Rotator cuff tears are a common cause of shoulder pain in both young and older populations. To learn more about the common injuries, what causes them, how they are diagnosed and how they are treated, check out our last blog here. Following a rotator cuff tear, there are two primary pathways of management: conservative or surgical. Traditionally, surgery is the go-to with a tear that doesn’t “heal”, but current research suggests that surgery should not be a first line treatment. So, what’s the best course of management? Well, it depends…not all rotator cuff tears are equal. The location, size and progression of the tear are all relevant, not to mention the patient’s decision on what they want to do! So, it really is a case by case basis.
Partial vs full thickness tear
Rotator cuff tears can be categorised into partial thickness or full thickness tears. Partial thickness tears have a higher chance of healing without surgical intervention. However, in saying that, 73-80% of patients with full thickness tears also do well with conservative management. All atraumatic partial thickness tears should be treated with conservative management for at least 12 weeks before considering surgery. This first line treatment should include progressive exercise therapy, education and other treatments such as manual therapy.
How did the tear occur?
Firstly, when determining the best course of action, the type of injury plays a part in this decision. Atraumatic tears often present with less pain and loss of function compared to a traumatic injury. It is recommended that a traumatic full thickness tear should be assessed for a surgical opinion. This is because early operative treatment appears to be better for tears with a sudden onset of symptoms and poor function (often associated with traumatic full thickness tears).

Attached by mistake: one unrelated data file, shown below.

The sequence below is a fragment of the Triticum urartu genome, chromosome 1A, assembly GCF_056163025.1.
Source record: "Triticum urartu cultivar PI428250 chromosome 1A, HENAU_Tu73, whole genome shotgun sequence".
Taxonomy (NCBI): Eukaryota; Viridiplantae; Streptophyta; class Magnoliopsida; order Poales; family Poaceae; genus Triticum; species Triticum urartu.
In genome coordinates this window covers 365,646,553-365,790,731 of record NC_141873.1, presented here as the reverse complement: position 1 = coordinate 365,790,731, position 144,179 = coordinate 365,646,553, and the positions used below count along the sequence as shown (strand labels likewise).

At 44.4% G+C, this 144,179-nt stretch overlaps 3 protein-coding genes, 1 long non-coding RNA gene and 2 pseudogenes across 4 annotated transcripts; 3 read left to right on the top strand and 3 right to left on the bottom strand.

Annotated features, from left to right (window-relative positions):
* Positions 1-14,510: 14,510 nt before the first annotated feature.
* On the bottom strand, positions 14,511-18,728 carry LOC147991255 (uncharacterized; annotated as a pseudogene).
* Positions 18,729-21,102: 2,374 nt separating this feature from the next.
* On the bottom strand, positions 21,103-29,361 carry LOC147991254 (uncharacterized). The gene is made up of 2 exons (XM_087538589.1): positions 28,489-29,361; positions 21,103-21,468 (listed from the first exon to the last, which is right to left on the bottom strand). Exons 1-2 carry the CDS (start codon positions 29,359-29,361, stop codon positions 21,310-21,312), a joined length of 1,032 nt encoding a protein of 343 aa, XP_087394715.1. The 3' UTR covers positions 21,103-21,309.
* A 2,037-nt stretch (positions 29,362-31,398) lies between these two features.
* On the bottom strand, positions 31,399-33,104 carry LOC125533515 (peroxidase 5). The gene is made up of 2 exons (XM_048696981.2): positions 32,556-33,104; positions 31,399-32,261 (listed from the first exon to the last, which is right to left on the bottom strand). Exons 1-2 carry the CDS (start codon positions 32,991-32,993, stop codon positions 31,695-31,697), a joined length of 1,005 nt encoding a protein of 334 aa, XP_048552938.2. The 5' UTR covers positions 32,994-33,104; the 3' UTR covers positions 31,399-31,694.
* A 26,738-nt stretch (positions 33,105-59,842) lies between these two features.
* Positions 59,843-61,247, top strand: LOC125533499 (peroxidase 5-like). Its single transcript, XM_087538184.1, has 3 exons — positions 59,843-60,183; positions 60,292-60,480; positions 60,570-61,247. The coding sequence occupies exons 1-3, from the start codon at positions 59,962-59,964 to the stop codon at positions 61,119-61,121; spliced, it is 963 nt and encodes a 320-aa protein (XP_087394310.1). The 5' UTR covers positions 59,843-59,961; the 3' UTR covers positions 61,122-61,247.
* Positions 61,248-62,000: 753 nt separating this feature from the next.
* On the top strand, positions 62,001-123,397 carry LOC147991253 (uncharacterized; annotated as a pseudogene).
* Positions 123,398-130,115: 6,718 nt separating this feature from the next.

Other factors that may influence the decision to operate include:
- Patient goals and desires
- General health (diabetes, occupation, smoking status)
- Failed physiotherapy
- Level of function and pain
When should I consider surgery?
- Significant pain and loss of function after at least 12 weeks of physiotherapy
- Traumatic full thickness tear
- Significant loss of function
Will surgery fix all my problems?
37% of patients have radiographic evidence of full thickness re-tear at 2 year follow-up after surgery to repair a rotator cuff. This may be due to a number of reasons. Poor outcomes after surgery can be influenced by the following factors:
- Very large tears
- Age (elderly)
- Labour intensive occupations
- Non dominant arm
If you’re going to take anything away from this blog, it should be this…
Exercise therapy is the gold standard, first line intervention for rotator cuff injuries. This should be done first for at least 12 weeks before considering surgery for most tears (excluding traumatic full thickness tears). In saying that, surgery IS sometimes required for rotator cuff tears, however this should be determined on a case by case basis with the input of the patient, surgeon and physiotherapist.
For more information, or if we can help you with your shoulder pain, give us a call on (03) 9391-2600 or email firstname.lastname@example.org